Thursday, November 17, 2011
As someone who doesn't always consider herself the "typical" stay-at-home mom, I thought I might be entertained by the new novel called FATHERMUCKER by Greg Olear. FATHERMUCKER tells a day-in-the-life of Josh, a stay-at-home dad of two young children -- Roland who is four and Maude who is three. He deals with the typical parental responsibilities and even handles the playdates with the other mommies; however, his life is turned upside-down when one of the moms tells him that his wife is having an affair.
I enjoyed FATHERMUCKER and thought it was a pretty funny book. At times, I thought it was uncanny how much I had in common with Josh, primarily with how it felt to be a stay-at-home mom to preschoolers (it isn't always a cakewalk!) And I loved that there is at least one other person out there (albeit a fictional one) who has counted down the hours until the children's bedtime. If nothing else, FATHERMUCKER made me feel like less of a bad parent.
Since my kids are long past their preschool years, I found much of FATHERMUCKER to be absolutely hilarious! I'm not sure that I would have the exact same reaction had I read this book when I was caught up in the day-to-day struggles of being a parent to a preschooler. I can now laugh at the temper tantrums, the poopie incidents, the disastrous playdates, the playground gossip, and the competitive moms; but at the time, I remember feeling like an inept parent. I appreciated that FATHERMUCKER allowed me to see that many of my feelings were normal (or at least somewhat normal.)
However, because Josh was a stay-at-home dad, his thoughts and feelings did sometimes differ from mine -- it's that whole "men are from Mars, women are from Venus" thing. I loved getting some insight into a man's view of this very difficult job. I wasn't surprised by how many feelings Josh and I shared about being a parent and loving our children, but I was a little surprised to get inside a man's mind especially when it came to his thoughts about the other moms.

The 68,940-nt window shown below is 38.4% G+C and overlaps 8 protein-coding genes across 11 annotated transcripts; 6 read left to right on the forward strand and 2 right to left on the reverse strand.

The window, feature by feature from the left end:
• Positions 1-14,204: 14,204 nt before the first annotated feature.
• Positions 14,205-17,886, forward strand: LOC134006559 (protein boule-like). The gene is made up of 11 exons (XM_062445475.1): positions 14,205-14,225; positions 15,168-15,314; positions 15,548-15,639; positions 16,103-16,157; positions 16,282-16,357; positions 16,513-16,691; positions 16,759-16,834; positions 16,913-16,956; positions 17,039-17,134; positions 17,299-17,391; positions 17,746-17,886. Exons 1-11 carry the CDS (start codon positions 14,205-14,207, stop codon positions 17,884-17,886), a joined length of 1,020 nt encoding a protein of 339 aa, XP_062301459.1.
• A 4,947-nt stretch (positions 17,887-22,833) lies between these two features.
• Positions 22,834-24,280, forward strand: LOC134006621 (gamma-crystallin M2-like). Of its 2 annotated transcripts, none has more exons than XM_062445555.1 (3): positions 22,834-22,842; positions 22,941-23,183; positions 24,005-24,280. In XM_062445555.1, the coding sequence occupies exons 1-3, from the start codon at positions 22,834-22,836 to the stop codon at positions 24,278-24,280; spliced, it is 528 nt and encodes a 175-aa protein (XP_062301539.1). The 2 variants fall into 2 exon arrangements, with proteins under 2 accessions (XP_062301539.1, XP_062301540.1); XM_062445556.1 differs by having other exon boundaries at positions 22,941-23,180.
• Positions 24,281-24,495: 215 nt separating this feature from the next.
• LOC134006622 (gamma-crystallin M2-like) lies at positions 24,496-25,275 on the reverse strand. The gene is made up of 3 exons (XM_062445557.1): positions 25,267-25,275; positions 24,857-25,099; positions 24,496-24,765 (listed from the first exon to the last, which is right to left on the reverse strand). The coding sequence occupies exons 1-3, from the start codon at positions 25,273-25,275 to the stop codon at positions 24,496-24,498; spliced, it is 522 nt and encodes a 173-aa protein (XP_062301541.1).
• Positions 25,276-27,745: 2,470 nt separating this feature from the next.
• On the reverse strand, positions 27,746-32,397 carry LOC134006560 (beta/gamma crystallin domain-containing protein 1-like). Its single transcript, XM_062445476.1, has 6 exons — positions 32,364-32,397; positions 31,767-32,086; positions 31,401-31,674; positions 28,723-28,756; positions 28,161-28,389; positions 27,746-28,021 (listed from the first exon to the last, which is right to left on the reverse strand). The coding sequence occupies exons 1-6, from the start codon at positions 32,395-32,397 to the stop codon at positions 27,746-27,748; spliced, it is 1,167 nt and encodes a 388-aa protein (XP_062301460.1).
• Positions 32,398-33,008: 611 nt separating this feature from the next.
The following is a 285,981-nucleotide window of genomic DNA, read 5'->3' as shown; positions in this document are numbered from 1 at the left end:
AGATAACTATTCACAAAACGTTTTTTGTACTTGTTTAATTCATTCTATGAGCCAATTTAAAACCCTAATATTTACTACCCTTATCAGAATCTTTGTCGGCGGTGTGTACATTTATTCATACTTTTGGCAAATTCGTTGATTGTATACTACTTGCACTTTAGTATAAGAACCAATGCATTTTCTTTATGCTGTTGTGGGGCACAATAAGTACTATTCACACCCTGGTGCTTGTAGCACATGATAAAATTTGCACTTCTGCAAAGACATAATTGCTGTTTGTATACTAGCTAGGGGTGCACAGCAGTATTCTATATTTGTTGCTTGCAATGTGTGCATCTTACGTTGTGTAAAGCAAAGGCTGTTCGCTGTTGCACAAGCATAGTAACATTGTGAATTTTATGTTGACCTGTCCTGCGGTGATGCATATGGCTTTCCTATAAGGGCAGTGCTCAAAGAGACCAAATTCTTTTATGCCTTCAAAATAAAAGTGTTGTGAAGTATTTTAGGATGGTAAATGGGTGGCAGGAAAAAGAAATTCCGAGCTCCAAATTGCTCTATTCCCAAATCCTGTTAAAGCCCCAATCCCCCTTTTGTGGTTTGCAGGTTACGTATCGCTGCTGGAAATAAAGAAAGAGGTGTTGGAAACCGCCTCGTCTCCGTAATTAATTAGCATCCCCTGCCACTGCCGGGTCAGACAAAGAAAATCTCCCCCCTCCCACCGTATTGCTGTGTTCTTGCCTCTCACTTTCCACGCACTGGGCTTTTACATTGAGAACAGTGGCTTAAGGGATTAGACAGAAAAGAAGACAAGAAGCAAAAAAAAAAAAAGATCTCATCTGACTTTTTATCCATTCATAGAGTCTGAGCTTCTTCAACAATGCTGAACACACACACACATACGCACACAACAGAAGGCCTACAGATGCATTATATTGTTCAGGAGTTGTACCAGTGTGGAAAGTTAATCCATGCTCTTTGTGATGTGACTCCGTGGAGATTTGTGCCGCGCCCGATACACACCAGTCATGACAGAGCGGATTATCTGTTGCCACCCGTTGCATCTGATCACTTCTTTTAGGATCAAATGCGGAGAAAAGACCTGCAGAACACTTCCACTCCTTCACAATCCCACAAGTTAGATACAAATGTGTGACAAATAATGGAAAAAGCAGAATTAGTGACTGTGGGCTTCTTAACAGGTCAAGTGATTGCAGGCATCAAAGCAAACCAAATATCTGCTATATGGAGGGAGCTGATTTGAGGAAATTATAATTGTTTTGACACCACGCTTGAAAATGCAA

And Josh was definitely a unique character -- one that will remain in my thoughts for some time. While I couldn't always relate to him, I did respect his parenting and how much he loved his family. I also enjoyed learning about his insecurities -- both as a parent and a husband. And I thought his fantasy world (i.e. the scenes/scripts he wrote about his wife and other men) were both hilarious, and at the same time, touching.
There were many very funny scenes in FATHERMUCKER, but one of my absolute favorite parts of the novel was not a humorous one. It was when Josh was talking about his son Roland's autism. It occurred at the beginning of Part 2 of the book, and was titled Asberger's: A Chronology. The author juxtaposed snippets about the history of autism with Roland's actual behavior. I couldn't help but be affected by the information (or lack thereof) about autism, and it really caused me think about all of the families out there who have to handle these challenges on a daily basis.
Another good thing about FATHERMUCKER was Mr. Olear's writing -- it was very good. He has a fabulous sense of humor and a unique ability to capture the thoughts and feelings of stay-at-home parents. I thoroughly enjoyed his insights into parenting, but I also thought his views on marriage and love were pretty perceptive (although I admit that sometimes it seemed like he was trying to hard to be smart and witty.) In many ways, I thought FATHERMUCKER was a microcosm about life in general. It covered both the good and bad of life as well as the highs and lows, and the novel did it with covering just a single day in the life of a man. Pretty impressive!
Parents, both mothers and fathers alike, will relate to much of FATHERMUCKER, and that's why I think it would make for an interesting book club pick. There is a reading guide which delves into some of the topics I've already mentioned in my review. Some of the other themes that you might want to explore include parenting, love, marriage, infidelity, trust, friendship, self-esteem issues, masculinity, and autism. In addition, there are quite a few literary devices used in the novel which warrant some discussion including the choice of title, the comparison of parenting to war, the use of music references, and the comparison of Josh and his wife's relationship to that of Josh Duhamel and Fergie.
FATHERMUCKER is a very entertaining look at life and especially parenting. I recommend it to anyone who is a mother or a father or anyone who enjoys a books about family life!
Thanks to the publisher for providing a review copy of this novel.